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how big is your household?

Recently I joined the Bankruptcy listserve maintained by author and webmaster Morgan King, and a piece on the means test caught my eye. In the discussion he focused on household or family size, which determines whether you can file Chapter 7 liquidation or must enter into a Chapter 13 reorganization. Of course the $64.00 question is whether we count family members or people living under the same roof to set the applicable median income? Mr. King’s thoughts, excerpted by permission, are as follows (emphasis added by me):
the more people who can be counted … the more likely it is the debtor”s income will fall below the median. It is likely that a household will have more people in it than a family; household includes anyone living under the same roof whether related by blood or marriage, or not, and could include distant relatives, sub-lessees, friends, and the like … the US Trustee [takes the] position that only individuals in a family unit as defined by the IRS can be counted … meaning blood relations or dependents. See US Trustee Median Income Table (omitting the word “household”) and Census Bureau website (using the term “household population”).

Mr. King disagrees with the U.S. Trustee. He says the Bankruptcy Code is clear enough in §707(b)(6) and (7) (using the term “household median income”) and §101(39A) (defining “median family income” by reference to US Census Bureau data) that we need look no further: all members of a single household should be counted to determine the proper standard of income to be applied to a debtor. But the cases are divided, so expect a patchwork of decisions to develop on a District by District, Court by Court, and case by case basis. This means that every debtor and debtor’s Attorney is on their own to decipher local rules, custom, and practice.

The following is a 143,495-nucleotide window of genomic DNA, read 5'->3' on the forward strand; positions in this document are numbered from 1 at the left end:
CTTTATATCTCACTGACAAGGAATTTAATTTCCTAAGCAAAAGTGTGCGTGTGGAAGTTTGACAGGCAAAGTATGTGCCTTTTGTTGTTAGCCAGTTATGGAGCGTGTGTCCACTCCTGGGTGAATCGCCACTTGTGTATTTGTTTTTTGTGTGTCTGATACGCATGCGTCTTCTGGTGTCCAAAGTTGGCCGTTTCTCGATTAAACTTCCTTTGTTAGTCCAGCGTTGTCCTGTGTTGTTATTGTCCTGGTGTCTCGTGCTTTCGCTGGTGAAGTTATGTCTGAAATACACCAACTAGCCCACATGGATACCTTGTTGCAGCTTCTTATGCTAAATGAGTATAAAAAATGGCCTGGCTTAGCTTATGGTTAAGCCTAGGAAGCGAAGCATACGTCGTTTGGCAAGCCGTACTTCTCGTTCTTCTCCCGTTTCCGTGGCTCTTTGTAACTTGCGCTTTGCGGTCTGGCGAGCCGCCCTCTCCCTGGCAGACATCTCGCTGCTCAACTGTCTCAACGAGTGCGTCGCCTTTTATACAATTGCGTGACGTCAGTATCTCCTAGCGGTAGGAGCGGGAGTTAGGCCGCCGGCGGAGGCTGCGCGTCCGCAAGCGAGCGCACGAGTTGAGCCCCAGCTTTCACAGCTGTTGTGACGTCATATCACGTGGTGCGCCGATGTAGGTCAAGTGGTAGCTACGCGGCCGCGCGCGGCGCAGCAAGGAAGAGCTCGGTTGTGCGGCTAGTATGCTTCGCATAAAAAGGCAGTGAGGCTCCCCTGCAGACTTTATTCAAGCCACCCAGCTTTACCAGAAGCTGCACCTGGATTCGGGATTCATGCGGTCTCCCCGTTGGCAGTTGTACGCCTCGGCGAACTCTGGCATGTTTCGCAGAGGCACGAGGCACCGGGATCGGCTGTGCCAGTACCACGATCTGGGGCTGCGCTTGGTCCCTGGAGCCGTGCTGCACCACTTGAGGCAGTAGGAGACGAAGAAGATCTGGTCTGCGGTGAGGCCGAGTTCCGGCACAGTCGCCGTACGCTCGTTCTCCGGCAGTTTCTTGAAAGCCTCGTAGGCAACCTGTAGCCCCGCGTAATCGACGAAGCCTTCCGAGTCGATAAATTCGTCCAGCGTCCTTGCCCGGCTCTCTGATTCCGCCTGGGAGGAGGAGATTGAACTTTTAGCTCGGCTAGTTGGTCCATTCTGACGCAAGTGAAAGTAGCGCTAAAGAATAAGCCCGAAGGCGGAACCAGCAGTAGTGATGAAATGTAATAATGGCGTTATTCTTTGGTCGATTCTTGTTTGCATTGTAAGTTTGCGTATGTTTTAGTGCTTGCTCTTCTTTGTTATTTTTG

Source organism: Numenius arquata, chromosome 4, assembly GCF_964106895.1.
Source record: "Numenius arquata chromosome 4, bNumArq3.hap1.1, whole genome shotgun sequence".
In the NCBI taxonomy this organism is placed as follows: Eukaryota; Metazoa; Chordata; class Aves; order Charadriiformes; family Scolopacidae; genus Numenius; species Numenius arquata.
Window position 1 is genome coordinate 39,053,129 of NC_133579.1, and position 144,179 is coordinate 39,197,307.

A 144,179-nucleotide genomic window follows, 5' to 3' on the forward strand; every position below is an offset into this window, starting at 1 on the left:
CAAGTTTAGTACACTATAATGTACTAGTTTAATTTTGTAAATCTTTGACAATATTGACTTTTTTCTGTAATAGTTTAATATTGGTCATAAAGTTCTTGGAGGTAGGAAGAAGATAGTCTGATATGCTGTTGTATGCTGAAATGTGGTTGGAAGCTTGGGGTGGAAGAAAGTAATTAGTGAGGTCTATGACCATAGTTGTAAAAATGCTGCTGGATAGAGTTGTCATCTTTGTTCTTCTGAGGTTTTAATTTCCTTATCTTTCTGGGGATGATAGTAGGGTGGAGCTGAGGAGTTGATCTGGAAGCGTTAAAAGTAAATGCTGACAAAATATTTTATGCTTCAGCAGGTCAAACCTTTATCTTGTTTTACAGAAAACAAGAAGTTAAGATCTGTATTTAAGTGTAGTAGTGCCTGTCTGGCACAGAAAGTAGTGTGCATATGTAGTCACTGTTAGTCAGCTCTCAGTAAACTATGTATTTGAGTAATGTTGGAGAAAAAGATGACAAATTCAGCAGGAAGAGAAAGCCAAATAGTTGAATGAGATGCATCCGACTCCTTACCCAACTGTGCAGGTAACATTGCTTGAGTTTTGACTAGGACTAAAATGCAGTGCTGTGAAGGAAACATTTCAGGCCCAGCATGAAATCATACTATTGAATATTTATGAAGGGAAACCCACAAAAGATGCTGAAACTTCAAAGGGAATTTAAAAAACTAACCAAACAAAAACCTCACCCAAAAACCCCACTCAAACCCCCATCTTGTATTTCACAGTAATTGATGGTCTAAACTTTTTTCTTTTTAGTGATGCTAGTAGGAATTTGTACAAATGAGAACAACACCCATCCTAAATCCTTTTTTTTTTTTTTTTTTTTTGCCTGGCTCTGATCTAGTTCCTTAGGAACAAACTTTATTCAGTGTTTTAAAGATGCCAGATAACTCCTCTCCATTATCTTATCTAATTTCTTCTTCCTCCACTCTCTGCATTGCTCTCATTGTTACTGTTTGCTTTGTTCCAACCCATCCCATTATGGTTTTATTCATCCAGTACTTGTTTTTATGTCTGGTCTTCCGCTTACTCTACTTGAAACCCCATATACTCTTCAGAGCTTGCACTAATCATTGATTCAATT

Are you a Debtor, Debtor”s Attorney, or Case Trustee frustrated by the BAPCPA”s confusing standards and often awkward results? You are not alone. Learn more about the new bankruptcy law at M. Hedayat & Associates, P.C. or e-mail me at to tell your story. All contacts are confidential.

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